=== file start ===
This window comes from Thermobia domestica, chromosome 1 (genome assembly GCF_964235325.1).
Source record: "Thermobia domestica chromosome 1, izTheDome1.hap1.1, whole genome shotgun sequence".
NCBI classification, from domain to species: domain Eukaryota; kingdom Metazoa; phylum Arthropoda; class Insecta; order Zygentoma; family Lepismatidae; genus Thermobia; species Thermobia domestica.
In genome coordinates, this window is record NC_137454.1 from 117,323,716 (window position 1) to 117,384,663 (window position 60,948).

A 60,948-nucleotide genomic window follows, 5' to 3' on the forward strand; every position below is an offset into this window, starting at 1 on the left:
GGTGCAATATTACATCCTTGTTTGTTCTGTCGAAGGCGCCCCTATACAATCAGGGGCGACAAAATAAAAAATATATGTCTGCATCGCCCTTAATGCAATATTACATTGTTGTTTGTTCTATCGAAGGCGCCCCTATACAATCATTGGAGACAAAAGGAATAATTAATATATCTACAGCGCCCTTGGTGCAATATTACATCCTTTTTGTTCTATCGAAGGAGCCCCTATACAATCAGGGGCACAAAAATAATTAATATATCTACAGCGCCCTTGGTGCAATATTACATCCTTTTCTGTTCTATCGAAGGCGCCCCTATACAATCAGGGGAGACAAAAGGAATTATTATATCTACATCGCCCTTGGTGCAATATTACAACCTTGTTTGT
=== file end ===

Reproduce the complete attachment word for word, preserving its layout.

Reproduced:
This window comes from Thermobia domestica, chromosome 1 (genome assembly GCF_964235325.1).
Source record: "Thermobia domestica chromosome 1, izTheDome1.hap1.1, whole genome shotgun sequence".
NCBI classification, from domain to species: domain Eukaryota; kingdom Metazoa; phylum Arthropoda; class Insecta; order Zygentoma; family Lepismatidae; genus Thermobia; species Thermobia domestica.
In genome coordinates, this window is record NC_137454.1 from 117,323,716 (window position 1) to 117,384,663 (window position 60,948).

A 60,948-nucleotide genomic window follows, 5' to 3' on the forward strand; every position below is an offset into this window, starting at 1 on the left:
GGTGCAATATTACATCCTTGTTTGTTCTGTCGAAGGCGCCCCTATACAATCAGGGGCGACAAAATAAAAAATATATGTCTGCATCGCCCTTAATGCAATATTACATTGTTGTTTGTTCTATCGAAGGCGCCCCTATACAATCATTGGAGACAAAAGGAATAATTAATATATCTACAGCGCCCTTGGTGCAATATTACATCCTTTTTGTTCTATCGAAGGAGCCCCTATACAATCAGGGGCACAAAAATAATTAATATATCTACAGCGCCCTTGGTGCAATATTACATCCTTTTCTGTTCTATCGAAGGCGCCCCTATACAATCAGGGGAGACAAAAGGAATTATTATATCTACATCGCCCTTGGTGCAATATTACAACCTTGTTTGT